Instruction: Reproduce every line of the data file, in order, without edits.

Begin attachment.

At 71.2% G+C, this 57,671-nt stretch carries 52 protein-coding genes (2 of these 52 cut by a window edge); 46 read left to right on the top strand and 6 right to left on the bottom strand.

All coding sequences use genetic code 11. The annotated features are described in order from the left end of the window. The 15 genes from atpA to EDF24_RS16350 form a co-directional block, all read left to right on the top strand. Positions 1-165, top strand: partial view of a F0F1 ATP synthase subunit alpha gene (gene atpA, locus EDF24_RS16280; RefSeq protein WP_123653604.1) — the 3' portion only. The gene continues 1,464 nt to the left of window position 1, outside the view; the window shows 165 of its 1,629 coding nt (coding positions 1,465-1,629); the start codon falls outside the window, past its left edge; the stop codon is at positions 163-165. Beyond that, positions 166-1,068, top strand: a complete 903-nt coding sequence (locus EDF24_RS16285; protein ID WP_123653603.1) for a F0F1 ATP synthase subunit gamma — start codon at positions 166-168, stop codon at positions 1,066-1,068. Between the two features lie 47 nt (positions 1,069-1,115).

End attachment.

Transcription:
At 71.2% G+C, this 57,671-nt stretch carries 52 protein-coding genes (2 of these 52 cut by a window edge); 46 read left to right on the top strand and 6 right to left on the bottom strand.

All coding sequences use genetic code 11. The annotated features are described in order from the left end of the window. The 15 genes from atpA to EDF24_RS16350 form a co-directional block, all read left to right on the top strand. Positions 1-165, top strand: partial view of a F0F1 ATP synthase subunit alpha gene (gene atpA, locus EDF24_RS16280; RefSeq protein WP_123653604.1) — the 3' portion only. The gene continues 1,464 nt to the left of window position 1, outside the view; the window shows 165 of its 1,629 coding nt (coding positions 1,465-1,629); the start codon falls outside the window, past its left edge; the stop codon is at positions 163-165. Beyond that, positions 166-1,068, top strand: a complete 903-nt coding sequence (locus EDF24_RS16285; protein ID WP_123653603.1) for a F0F1 ATP synthase subunit gamma — start codon at positions 166-168, stop codon at positions 1,066-1,068. Between the two features lie 47 nt (positions 1,069-1,115).